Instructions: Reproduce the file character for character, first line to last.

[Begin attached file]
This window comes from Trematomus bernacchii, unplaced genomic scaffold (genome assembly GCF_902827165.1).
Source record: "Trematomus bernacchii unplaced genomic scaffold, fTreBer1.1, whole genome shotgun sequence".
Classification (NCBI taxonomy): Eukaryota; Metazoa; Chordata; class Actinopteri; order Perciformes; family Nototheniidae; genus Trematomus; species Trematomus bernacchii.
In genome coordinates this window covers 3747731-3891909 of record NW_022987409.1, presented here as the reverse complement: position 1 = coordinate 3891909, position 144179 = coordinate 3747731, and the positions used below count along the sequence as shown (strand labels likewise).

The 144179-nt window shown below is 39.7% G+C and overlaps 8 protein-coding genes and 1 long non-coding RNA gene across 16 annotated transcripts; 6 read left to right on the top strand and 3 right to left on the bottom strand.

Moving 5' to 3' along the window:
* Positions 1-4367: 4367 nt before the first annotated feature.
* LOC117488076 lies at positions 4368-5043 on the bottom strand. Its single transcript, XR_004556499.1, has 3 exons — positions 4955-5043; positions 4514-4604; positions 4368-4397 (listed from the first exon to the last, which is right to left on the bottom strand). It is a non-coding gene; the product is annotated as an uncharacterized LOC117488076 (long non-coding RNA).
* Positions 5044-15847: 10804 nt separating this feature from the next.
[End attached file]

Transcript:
This window comes from Trematomus bernacchii, unplaced genomic scaffold (genome assembly GCF_902827165.1).
Source record: "Trematomus bernacchii unplaced genomic scaffold, fTreBer1.1, whole genome shotgun sequence".
Classification (NCBI taxonomy): Eukaryota; Metazoa; Chordata; class Actinopteri; order Perciformes; family Nototheniidae; genus Trematomus; species Trematomus bernacchii.
In genome coordinates this window covers 3747731-3891909 of record NW_022987409.1, presented here as the reverse complement: position 1 = coordinate 3891909, position 144179 = coordinate 3747731, and the positions used below count along the sequence as shown (strand labels likewise).

The 144179-nt window shown below is 39.7% G+C and overlaps 8 protein-coding genes and 1 long non-coding RNA gene across 16 annotated transcripts; 6 read left to right on the top strand and 3 right to left on the bottom strand.

Moving 5' to 3' along the window:
* Positions 1-4367: 4367 nt before the first annotated feature.
* LOC117488076 lies at positions 4368-5043 on the bottom strand. Its single transcript, XR_004556499.1, has 3 exons — positions 4955-5043; positions 4514-4604; positions 4368-4397 (listed from the first exon to the last, which is right to left on the bottom strand). It is a non-coding gene; the product is annotated as an uncharacterized LOC117488076 (long non-coding RNA).
* Positions 5044-15847: 10804 nt separating this feature from the next.